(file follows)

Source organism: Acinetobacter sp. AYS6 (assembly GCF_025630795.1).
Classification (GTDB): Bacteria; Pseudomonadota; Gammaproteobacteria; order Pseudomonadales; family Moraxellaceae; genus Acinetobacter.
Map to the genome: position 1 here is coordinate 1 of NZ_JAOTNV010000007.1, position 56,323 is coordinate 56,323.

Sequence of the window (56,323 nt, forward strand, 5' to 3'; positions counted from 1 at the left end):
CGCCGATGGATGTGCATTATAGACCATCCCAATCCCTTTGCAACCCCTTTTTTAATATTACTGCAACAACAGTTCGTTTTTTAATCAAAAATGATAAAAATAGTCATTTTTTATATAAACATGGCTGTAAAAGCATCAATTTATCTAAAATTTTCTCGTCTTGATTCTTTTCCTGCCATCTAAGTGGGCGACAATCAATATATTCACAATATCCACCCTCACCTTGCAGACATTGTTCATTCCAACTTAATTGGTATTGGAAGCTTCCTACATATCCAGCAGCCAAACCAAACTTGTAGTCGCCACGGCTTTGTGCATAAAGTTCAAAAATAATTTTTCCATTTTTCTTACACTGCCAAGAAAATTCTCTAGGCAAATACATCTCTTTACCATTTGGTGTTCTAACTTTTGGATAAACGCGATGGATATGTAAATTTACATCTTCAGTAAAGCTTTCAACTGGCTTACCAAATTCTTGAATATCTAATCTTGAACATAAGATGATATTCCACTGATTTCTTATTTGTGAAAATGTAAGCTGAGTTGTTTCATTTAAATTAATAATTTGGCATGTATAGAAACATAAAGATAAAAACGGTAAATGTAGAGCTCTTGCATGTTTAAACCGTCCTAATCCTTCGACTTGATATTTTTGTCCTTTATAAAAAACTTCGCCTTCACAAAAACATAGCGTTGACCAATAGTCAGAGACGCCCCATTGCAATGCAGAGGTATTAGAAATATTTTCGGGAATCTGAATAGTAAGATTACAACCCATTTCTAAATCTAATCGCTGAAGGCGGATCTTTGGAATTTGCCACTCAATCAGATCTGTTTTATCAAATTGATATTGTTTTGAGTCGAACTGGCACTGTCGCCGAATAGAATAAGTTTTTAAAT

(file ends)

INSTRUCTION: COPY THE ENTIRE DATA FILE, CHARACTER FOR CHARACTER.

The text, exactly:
Source organism: Acinetobacter sp. AYS6 (assembly GCF_025630795.1).
Classification (GTDB): Bacteria; Pseudomonadota; Gammaproteobacteria; order Pseudomonadales; family Moraxellaceae; genus Acinetobacter.
Map to the genome: position 1 here is coordinate 1 of NZ_JAOTNV010000007.1, position 56,323 is coordinate 56,323.

Sequence of the window (56,323 nt, forward strand, 5' to 3'; positions counted from 1 at the left end):
CGCCGATGGATGTGCATTATAGACCATCCCAATCCCTTTGCAACCCCTTTTTTAATATTACTGCAACAACAGTTCGTTTTTTAATCAAAAATGATAAAAATAGTCATTTTTTATATAAACATGGCTGTAAAAGCATCAATTTATCTAAAATTTTCTCGTCTTGATTCTTTTCCTGCCATCTAAGTGGGCGACAATCAATATATTCACAATATCCACCCTCACCTTGCAGACATTGTTCATTCCAACTTAATTGGTATTGGAAGCTTCCTACATATCCAGCAGCCAAACCAAACTTGTAGTCGCCACGGCTTTGTGCATAAAGTTCAAAAATAATTTTTCCATTTTTCTTACACTGCCAAGAAAATTCTCTAGGCAAATACATCTCTTTACCATTTGGTGTTCTAACTTTTGGATAAACGCGATGGATATGTAAATTTACATCTTCAGTAAAGCTTTCAACTGGCTTACCAAATTCTTGAATATCTAATCTTGAACATAAGATGATATTCCACTGATTTCTTATTTGTGAAAATGTAAGCTGAGTTGTTTCATTTAAATTAATAATTTGGCATGTATAGAAACATAAAGATAAAAACGGTAAATGTAGAGCTCTTGCATGTTTAAACCGTCCTAATCCTTCGACTTGATATTTTTGTCCTTTATAAAAAACTTCGCCTTCACAAAAACATAGCGTTGACCAATAGTCAGAGACGCCCCATTGCAATGCAGAGGTATTAGAAATATTTTCGGGAATCTGAATAGTAAGATTACAACCCATTTCTAAATCTAATCGCTGAAGGCGGATCTTTGGAATTTGCCACTCAATCAGATCTGTTTTATCAAATTGATATTGTTTTGAGTCGAACTGGCACTGTCGCCGAATAGAATAAGTTTTTAAAT